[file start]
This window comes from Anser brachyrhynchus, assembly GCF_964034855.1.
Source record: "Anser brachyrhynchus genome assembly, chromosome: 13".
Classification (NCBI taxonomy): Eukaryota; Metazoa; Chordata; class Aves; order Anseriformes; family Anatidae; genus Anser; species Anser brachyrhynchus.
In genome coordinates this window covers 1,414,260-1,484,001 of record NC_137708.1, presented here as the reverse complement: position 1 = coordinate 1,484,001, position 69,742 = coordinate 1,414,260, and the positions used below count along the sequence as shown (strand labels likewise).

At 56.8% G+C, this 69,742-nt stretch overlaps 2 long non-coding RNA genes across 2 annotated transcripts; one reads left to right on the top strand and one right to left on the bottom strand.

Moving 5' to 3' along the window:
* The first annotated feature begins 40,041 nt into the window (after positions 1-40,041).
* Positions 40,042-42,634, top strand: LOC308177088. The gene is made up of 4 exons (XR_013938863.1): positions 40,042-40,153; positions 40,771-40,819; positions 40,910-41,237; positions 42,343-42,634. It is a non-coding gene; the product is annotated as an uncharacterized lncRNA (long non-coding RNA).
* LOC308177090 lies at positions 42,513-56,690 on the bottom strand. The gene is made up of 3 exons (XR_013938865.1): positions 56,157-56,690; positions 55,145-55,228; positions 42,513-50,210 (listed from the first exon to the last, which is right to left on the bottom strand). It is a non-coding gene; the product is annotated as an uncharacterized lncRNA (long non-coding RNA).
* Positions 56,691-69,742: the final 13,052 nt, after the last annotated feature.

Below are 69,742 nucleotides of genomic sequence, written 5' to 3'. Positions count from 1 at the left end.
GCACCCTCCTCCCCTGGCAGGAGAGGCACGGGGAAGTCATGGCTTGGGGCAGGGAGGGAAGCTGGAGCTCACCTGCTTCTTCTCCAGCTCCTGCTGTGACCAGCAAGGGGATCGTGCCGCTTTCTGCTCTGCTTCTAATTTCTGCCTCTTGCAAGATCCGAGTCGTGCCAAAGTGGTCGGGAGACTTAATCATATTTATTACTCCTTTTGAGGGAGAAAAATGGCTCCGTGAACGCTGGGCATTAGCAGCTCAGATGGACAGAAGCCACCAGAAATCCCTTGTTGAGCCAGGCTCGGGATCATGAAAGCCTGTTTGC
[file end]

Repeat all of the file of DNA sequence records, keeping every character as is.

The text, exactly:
This window comes from Anser brachyrhynchus, assembly GCF_964034855.1.
Source record: "Anser brachyrhynchus genome assembly, chromosome: 13".
Classification (NCBI taxonomy): Eukaryota; Metazoa; Chordata; class Aves; order Anseriformes; family Anatidae; genus Anser; species Anser brachyrhynchus.
In genome coordinates this window covers 1,414,260-1,484,001 of record NC_137708.1, presented here as the reverse complement: position 1 = coordinate 1,484,001, position 69,742 = coordinate 1,414,260, and the positions used below count along the sequence as shown (strand labels likewise).

At 56.8% G+C, this 69,742-nt stretch overlaps 2 long non-coding RNA genes across 2 annotated transcripts; one reads left to right on the top strand and one right to left on the bottom strand.

Moving 5' to 3' along the window:
* The first annotated feature begins 40,041 nt into the window (after positions 1-40,041).
* Positions 40,042-42,634, top strand: LOC308177088. The gene is made up of 4 exons (XR_013938863.1): positions 40,042-40,153; positions 40,771-40,819; positions 40,910-41,237; positions 42,343-42,634. It is a non-coding gene; the product is annotated as an uncharacterized lncRNA (long non-coding RNA).
* LOC308177090 lies at positions 42,513-56,690 on the bottom strand. The gene is made up of 3 exons (XR_013938865.1): positions 56,157-56,690; positions 55,145-55,228; positions 42,513-50,210 (listed from the first exon to the last, which is right to left on the bottom strand). It is a non-coding gene; the product is annotated as an uncharacterized lncRNA (long non-coding RNA).
* Positions 56,691-69,742: the final 13,052 nt, after the last annotated feature.

Below are 69,742 nucleotides of genomic sequence, written 5' to 3'. Positions count from 1 at the left end.
GCACCCTCCTCCCCTGGCAGGAGAGGCACGGGGAAGTCATGGCTTGGGGCAGGGAGGGAAGCTGGAGCTCACCTGCTTCTTCTCCAGCTCCTGCTGTGACCAGCAAGGGGATCGTGCCGCTTTCTGCTCTGCTTCTAATTTCTGCCTCTTGCAAGATCCGAGTCGTGCCAAAGTGGTCGGGAGACTTAATCATATTTATTACTCCTTTTGAGGGAGAAAAATGGCTCCGTGAACGCTGGGCATTAGCAGCTCAGATGGACAGAAGCCACCAGAAATCCCTTGTTGAGCCAGGCTCGGGATCATGAAAGCCTGTTTGC